A tidal wave of outrage has consumed commentators of every political hue following the horrific attacks in Paris last week. The far right immediately argued that we should begin bombing Syria (because nothing gets rid of an insurgent, borderless, terrorist army quite like indiscriminate bombing of civilian targets), and (surprise surprise) immigration needs tightening.
Meanwhile, the left are aghast at our instinctive ability to rally behind France, whilst remaining unmoved and even unaware of similar tragedies throughout the Middle East. Many have been rendered speechless by the ill-informed finger pointing at Syrian refugees, themselves fleeing in terror from the barbarism of IS. And the rest? Well they ticked a box on Facebook which superimposed a French flag over their profile picture, because that’s how we do solidarity in the digital age. Je suis [insert tragedy here], there’s an app and everything.
Whilst it’s true that most people have become utterly desensitised to terrorist attacks outside of the west, it’s a little unfair to hold that against them. Our knowledge of the Middle East is filtered through a relatively small number of correspondents, and the media’s coverage of such conflicts tends to be woefully two dimensional and desperately simplistic. Filmmaker Adam Curtis made an excellent piece about a phenomenon he called “oh dearism” in 2013, in which he argued that a increased desire to report complex situations as simple morality tales robbed us of the ability to properly contextualise them, rendering us incapable of any meaningful response beyond “oh dear”. It’s only about 5 minutes long, I’d thoroughly recommend giving it a watch.
To some extent “oh dearism” explains our ability to glaze over at news of explosions in Lebanon, whilst being moved beyond words by explosions in Paris, but it’s also the rarity of seeing these events play out in more familiar surroundings to our own. It’s a reminder of our own vulnerability, a reminder of just how out of touch our government is with regards defence – for example, spending untold billions on a nonsensical and utterly useless nuclear deterrent, playing the unwitting sidekick to the real life Team America: World Police.
We look on national security as if it’s still the early 20th century (largely due to the massive influence of weapons manufacturers on government), but we are no longer engaged in arms races with rival empires. It’s called terrorism for a reason, it’s utterly terrifying. For as long as there is just one deranged ideologue with nothing left to lose, willing to strap explosives to his body, no amount of military might can deter him; and no amount of revenge bombing will make the world safer, or bring about justice for the victims.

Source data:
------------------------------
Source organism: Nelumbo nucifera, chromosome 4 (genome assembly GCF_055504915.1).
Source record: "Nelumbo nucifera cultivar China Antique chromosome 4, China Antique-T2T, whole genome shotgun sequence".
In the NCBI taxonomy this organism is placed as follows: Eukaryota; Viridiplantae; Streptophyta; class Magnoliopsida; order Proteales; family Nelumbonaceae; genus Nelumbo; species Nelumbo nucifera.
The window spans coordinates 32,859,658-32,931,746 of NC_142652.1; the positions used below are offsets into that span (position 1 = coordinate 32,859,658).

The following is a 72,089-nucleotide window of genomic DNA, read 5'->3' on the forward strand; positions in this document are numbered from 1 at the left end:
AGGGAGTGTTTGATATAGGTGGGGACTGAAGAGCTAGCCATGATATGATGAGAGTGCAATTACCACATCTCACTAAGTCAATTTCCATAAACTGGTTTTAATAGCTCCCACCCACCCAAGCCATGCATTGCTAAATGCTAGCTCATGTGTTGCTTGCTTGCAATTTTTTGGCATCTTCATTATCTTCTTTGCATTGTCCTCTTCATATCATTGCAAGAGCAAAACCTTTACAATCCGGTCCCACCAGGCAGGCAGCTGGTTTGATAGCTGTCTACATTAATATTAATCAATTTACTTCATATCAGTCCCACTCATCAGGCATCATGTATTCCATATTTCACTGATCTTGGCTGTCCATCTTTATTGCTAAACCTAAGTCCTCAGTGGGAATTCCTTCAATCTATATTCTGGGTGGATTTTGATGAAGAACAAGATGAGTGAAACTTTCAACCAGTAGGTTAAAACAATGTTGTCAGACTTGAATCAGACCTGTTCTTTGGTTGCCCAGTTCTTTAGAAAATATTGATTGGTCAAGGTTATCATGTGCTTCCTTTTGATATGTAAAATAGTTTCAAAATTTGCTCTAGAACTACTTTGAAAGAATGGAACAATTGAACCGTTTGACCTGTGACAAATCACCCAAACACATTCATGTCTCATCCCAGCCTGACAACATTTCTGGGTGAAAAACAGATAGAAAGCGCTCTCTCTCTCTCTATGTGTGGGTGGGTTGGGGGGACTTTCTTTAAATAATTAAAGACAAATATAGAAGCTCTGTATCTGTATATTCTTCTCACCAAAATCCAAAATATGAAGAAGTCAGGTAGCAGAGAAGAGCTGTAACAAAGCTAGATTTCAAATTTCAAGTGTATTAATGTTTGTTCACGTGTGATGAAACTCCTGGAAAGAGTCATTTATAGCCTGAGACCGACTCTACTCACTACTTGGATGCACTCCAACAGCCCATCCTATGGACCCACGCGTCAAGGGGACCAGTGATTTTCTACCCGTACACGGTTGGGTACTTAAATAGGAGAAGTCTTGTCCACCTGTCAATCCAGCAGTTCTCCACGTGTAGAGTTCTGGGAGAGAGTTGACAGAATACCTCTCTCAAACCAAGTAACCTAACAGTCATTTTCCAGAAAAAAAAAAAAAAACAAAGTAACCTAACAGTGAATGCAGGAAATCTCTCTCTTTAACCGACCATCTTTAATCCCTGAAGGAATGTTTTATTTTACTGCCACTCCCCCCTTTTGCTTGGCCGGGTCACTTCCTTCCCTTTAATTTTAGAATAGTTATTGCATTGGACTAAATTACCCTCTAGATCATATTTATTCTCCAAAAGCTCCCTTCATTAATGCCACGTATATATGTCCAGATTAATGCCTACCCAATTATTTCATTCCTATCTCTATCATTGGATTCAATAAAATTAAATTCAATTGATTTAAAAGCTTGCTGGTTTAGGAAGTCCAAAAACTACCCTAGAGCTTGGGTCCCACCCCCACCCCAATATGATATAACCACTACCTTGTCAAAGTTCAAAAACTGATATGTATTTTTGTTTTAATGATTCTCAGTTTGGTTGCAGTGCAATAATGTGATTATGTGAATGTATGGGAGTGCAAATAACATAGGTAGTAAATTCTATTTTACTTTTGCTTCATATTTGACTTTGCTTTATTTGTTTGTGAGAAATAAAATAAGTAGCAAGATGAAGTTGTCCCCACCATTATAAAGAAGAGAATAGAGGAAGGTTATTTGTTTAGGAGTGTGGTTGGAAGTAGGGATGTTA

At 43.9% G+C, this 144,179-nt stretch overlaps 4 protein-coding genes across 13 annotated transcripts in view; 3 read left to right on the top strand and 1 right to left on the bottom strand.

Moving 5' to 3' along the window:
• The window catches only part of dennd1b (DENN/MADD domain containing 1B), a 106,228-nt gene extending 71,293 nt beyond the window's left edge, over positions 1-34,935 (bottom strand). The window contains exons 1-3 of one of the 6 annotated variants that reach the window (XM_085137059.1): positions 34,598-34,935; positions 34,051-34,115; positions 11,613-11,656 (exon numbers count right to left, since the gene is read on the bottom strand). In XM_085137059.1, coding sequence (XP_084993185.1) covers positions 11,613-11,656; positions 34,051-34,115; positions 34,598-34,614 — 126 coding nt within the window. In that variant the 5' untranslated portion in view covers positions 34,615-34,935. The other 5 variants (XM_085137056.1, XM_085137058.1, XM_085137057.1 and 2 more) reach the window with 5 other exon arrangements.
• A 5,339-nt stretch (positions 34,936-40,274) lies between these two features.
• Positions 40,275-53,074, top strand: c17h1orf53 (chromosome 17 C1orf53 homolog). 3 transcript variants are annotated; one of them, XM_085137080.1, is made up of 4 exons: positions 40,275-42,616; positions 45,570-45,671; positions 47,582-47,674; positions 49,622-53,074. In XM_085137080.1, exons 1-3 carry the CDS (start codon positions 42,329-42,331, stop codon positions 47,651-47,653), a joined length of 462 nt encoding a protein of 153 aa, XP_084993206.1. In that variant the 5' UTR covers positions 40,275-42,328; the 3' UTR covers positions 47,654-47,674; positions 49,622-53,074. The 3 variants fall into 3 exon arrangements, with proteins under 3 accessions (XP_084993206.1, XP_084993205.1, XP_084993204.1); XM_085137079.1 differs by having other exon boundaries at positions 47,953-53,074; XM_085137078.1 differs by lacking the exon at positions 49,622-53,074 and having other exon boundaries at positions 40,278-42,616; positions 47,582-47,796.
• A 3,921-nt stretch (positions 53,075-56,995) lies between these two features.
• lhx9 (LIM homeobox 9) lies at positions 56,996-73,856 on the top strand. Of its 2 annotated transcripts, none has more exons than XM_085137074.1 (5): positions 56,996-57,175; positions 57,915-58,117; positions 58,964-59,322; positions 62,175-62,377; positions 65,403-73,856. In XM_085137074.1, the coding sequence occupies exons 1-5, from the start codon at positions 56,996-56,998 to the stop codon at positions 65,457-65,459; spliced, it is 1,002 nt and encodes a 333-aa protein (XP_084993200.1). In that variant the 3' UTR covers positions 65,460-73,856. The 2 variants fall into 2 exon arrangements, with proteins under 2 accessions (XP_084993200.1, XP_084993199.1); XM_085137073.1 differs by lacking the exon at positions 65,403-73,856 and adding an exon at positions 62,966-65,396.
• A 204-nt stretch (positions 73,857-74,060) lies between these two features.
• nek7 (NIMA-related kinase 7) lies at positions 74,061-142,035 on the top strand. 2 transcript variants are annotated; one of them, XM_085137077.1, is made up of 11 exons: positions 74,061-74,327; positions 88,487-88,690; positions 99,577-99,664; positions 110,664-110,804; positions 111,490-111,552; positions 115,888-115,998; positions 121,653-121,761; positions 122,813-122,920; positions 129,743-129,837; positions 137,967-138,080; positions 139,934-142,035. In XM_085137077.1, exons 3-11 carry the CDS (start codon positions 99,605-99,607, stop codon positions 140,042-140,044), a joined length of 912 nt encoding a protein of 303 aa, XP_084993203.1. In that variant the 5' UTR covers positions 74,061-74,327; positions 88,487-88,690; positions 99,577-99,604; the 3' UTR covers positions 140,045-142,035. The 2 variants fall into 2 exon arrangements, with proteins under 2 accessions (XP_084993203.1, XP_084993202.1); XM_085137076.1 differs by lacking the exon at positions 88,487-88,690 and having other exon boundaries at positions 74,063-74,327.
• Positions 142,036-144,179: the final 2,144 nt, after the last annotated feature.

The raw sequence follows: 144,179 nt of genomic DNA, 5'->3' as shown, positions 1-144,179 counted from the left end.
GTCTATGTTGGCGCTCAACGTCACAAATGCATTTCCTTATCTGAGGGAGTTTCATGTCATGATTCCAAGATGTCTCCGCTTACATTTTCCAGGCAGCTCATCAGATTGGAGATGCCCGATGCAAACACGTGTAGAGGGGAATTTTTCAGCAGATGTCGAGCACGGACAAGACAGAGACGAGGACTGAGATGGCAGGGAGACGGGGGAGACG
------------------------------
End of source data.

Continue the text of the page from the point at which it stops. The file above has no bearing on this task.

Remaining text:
The bottom line is that two groups got a shot in the arm last week: IS, and the far right. IS got (and continues to receive) masses of publicity. Supposedly, they even managed to manipulate the media narrative in the form of forged Syrian passports conveniently left at the scene of the crime (so predictable were our media’s prejudices, we lapped it up).
The far right are already riding a wave of increased xenophobia to insinuate that every single refugee fleeing war torn Syria is a potential suicide bomber. They’re not being racist you understand, they just want to protect our hard earned freedoms (it’s just sheer coincidence that the likes of the EDL and Britain First never have much to say when white people commit terrorist acts).
In the hours, days and weeks following major atrocities like these, our leaders are quick to implore us not to change who we are, after all “that’s what the terrorists want”. Yet in reality, what this particular brand of terrorism wants, is a world war and with that, many more recruits to its cause. Therefore, increased hostility towards Muslims around the world, a continued willingness to ignore or excuse Israeli aggression combined with the bombing of civilian targets in Syria, will be music to the ears of IS.
Few things are certain in this world, but any time a major terrorist attack occurs on western soil, prepare to have more civil liberties taken away, prepare for stepped up military action, prepare to make more enemies, and then prepare for it all to happen again. THAT’S what the terrorists want, so why, every single time, do we so willingly hand it to them on a plate?
If we have learned nothing else from the last 15 years, it’s surely that our standard knee jerk responses regarding the Middle East have not worked. Indeed, all too often we have actually exacerbated the problems, whilst increasing our own vulnerability into the bargain.
If reactionary foreign policy hasn’t worked up till now, if in fact it correlates a little too neatly with a huge increase in extremist terrorist activity at home and abroad, then maybe, just maybe, it’s time to try a different approach.